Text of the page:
value of CarnaudMetalbox to another trade buyer, or to a financial sponsor (PE Fund)? What
MBA Programme
Period: P3
May/June 2019

premium should Crown Cork & Seal offer? (No calculations are needed to prepare for these
questions as we will be performing these valuations in class; think about qualitative answers to
these questions).

 One-line Poll # 3:
- Question: Should Crown Cork & Seal buy CarnaudMetalbox? Why/why not, and if
so at what price?
a) Yes, Crown Cork & Seal should buy CarnaudMetalbox at the price proposed.
b) Yes, but Crown Cork & Seal should try to negotiate on price, at the risk of losing
CarnaudMetalbox to another bidder. (what price is justified?)
c) No, Crown Cork & Seal should not buy CarnaudMetalbox.
- Submit your response to poll # 3 by […].

Class 7: M&A of Technology and Post-Merger Integration

Case Readings/Preparation
REF. 310-060-1).

Suggested Additional Readings (optional):

 Haspeslagh, P, and Jemison, D. 1991. Understanding Different Integration Approaches. In
Managing Acquisitions: Creating Value Through Corporate Renewal, Chapter 8. The Free
 Chaudhuri, S., and Tabrizi, B, 1999. Capturing the Real Value in High-Tech Acquisitions,
Harvard Business Review. 77: 123-130.
 Graebner, M.E., and Eisenhardt, K.E. 2004. The Seller's Side of the Story: Acquisition as
Courtship and Governance as Syndicate in Entrepreneurial Firms. Administrative Science
Quarterly. 49, 366-403.

Study Questions
 What is Cisco’s corporate strategy? What role does the Corporate Development office play in
Cisco’s strategy?
 How does Cisco add value as a parent to its acquired businesses and its operating
 What makes Cisco successful as an acquirer? Do you consider Cisco as a model acquirer for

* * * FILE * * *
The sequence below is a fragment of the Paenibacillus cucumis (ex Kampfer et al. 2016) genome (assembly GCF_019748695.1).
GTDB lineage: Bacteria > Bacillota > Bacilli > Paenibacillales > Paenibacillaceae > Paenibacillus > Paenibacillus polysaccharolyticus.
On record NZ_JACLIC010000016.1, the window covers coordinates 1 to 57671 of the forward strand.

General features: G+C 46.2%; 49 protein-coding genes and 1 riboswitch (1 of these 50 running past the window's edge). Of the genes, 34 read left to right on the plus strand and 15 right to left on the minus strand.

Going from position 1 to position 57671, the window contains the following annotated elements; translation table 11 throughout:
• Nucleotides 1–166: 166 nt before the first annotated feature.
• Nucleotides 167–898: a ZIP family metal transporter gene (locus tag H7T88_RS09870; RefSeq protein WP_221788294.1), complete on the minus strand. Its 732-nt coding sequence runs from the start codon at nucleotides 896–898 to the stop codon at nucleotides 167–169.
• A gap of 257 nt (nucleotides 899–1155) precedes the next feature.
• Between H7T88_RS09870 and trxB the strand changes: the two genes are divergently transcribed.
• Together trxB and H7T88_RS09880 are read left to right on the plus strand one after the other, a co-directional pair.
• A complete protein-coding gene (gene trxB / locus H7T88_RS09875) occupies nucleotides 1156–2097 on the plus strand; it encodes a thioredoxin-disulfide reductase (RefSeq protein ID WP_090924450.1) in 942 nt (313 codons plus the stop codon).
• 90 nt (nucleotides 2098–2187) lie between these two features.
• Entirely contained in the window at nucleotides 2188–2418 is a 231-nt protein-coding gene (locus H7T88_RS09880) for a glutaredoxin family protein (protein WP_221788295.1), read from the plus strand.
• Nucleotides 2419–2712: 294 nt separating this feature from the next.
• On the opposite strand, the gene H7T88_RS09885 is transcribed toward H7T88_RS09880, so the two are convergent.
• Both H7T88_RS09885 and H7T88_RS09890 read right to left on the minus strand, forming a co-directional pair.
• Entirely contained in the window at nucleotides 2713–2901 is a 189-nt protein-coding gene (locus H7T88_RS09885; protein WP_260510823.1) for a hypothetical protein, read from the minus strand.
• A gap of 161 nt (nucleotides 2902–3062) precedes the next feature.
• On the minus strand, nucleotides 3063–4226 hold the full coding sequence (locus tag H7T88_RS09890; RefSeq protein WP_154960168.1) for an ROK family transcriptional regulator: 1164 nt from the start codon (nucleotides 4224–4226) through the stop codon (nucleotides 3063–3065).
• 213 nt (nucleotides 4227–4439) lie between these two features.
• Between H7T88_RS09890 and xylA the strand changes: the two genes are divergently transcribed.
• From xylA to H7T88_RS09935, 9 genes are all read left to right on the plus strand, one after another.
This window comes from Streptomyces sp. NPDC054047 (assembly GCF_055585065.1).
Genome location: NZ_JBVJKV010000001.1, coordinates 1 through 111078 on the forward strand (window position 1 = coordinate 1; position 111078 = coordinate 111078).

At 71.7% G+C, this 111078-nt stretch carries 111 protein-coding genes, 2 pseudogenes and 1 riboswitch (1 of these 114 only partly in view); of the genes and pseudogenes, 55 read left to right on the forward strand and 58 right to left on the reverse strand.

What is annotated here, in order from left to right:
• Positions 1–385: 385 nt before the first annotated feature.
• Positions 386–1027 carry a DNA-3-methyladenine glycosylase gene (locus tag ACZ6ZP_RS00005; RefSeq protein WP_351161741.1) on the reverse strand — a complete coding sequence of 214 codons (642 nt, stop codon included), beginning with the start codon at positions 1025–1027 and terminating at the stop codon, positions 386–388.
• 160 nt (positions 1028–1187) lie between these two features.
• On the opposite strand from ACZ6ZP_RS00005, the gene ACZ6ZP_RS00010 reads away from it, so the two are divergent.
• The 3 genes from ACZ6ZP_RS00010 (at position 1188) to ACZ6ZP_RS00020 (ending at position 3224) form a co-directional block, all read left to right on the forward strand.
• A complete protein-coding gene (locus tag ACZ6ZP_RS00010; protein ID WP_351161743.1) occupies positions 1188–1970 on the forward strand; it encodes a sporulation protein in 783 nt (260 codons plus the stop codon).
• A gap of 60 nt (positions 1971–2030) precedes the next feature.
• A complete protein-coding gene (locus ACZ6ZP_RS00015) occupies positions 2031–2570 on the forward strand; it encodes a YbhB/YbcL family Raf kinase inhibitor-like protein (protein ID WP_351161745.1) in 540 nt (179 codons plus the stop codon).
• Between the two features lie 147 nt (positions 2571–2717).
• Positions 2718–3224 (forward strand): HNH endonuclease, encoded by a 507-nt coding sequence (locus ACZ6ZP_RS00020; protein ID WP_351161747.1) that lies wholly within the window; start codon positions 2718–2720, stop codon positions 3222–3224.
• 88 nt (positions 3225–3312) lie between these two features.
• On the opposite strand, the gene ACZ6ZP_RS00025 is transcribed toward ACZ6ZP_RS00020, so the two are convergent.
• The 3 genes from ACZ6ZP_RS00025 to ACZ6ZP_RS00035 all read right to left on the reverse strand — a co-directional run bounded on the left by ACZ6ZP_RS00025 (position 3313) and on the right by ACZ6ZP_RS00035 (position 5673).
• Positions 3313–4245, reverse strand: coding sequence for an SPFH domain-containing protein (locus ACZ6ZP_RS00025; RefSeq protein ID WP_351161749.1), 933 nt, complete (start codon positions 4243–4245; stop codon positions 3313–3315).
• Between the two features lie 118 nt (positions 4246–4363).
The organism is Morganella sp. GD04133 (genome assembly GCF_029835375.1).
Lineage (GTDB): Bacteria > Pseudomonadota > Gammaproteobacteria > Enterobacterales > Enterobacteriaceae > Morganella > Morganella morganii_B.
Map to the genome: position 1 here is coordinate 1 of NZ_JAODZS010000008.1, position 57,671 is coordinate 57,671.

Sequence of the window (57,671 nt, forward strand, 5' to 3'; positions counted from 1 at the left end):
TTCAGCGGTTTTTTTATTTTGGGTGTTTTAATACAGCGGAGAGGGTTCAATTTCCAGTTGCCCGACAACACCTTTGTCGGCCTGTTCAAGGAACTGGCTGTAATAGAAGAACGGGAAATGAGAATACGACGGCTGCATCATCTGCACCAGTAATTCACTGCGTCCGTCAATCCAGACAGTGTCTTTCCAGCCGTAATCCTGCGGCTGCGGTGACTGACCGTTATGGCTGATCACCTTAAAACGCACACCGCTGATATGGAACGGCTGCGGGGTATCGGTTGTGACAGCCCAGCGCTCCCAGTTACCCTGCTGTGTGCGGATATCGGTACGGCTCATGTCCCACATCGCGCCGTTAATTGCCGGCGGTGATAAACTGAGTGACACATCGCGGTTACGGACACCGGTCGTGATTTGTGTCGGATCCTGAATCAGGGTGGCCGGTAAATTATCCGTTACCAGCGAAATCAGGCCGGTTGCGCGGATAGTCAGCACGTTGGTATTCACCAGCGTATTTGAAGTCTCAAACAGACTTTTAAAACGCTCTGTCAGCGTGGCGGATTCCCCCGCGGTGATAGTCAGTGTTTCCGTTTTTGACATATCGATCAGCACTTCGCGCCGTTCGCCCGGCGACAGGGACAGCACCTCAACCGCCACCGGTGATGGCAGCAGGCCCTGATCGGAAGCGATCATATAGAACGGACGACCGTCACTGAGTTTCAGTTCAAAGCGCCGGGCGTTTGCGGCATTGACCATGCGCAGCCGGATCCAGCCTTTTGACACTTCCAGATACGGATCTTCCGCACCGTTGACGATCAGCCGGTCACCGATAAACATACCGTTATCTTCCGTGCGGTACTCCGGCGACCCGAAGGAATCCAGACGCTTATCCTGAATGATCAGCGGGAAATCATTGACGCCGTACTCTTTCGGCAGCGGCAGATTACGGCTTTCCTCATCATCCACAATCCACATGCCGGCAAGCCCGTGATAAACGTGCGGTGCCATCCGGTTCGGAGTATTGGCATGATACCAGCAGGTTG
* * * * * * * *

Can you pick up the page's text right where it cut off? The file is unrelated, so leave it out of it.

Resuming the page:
other firms?
 What are the dangers and limitations of Cisco’s corporate development strategy?
 What are the special characteristics of high-technology acquisitions that acquirers and
shareholders should be aware of ?
 Why is post-merger integration such an important determinant of M&A success? How can firms
design their post-merger integration process successfully?
 What are the biggest hurdles for the Cisco-Ironport acquisition and what would you advice Richard
Palmer (Cisco) on how to overcome them?
 Which post-merger integration strategy would make sense for a possible Cisco-Ironport acquisition?
(Apply Haspeslagh and Jemison’s typology)
 What are important considerations from a ‘Seller’s perspective’ which acquirers should be aware of
before embarking on acquisitions?
MBA Programme
Period: P3
May/June 2019

Appendix 2: Supplementary Reading Material (Optional)

Corporate Strategy, Scope and Diversification

 Collis, D.J., and Montgomery, C.A. 2004. Corporate Strategy: A Resource-Based Approach.
2nd Edition. McGraw-Hill/Irwin.
 Capron, L., and Mitchell, W. 2012. Build, Borrow or Buy: Solving the Growth Dilemma. Harvard
Business Review Press.
 Goold, M., Campbell, A., and Alexander, M. 1994. Corporate-Level Strategy: Creating Value in
the Multi-Business Company. John Wiley and Sons.
 Bowman, E.H., and Helfat, C.E. 2001. Does Corporate Strategy Matter? Strategic Management
Journal. 22: 1-23.
 Prahalad, C.K. and Doz, Y. 2003. The Rationale for Multi-SBU Companies. Chap 19. In The
Oxford Handbook of Strategy, Volume II. Corporate Strategy. Edited by D. Faulkner and A.

Mergers & Acquisitions (M&A)

 Haspeslagh, P.C., and Jemison, D.B. 1991. Managing Acquisitions: Creating Value
Through Corporate Renewal. The Free Press.
 Bruner, R.F. 2004. Applied Mergers and Acquisitions. John Wiley and Sons.
 McKinsey & Company, Koller, T., Goedhart, M., and Wessels, D. 2010. Valuation:
Measuring and Managing the Value of Companies. 5th Edition. John Wiley and Sons.
 Haleblian, J., Devers, C.E., McNamara, G., Carpenter, M.A., Davison, R.B. 2009. Taking stock
of what we know about mergers and acquisitions: A review and research agenda. Journal of
Management, 35: 469-502.

Alliances and Joint Ventures (JVs)

 Reuer, J. 2004. Strategic Alliances: Theory and Evidence. Oxford University Press.
 Doz, Y., and Hamel, G. 1998. Alliance Advantage: The Art of Creating Value Through
Partnering. Harvard Business Review Press.
 Dussauge, P., and Garrette, B. 1999. Cooperative Strategy: Competing Successfully Through
Strategic Alliances. John Wiley and Sons.
 Bamford, J., Ernst, D., and Fubini, D.G. 2004. Launching a World-Class Joint Venture. Harvard
Business Review. 82: 90-100.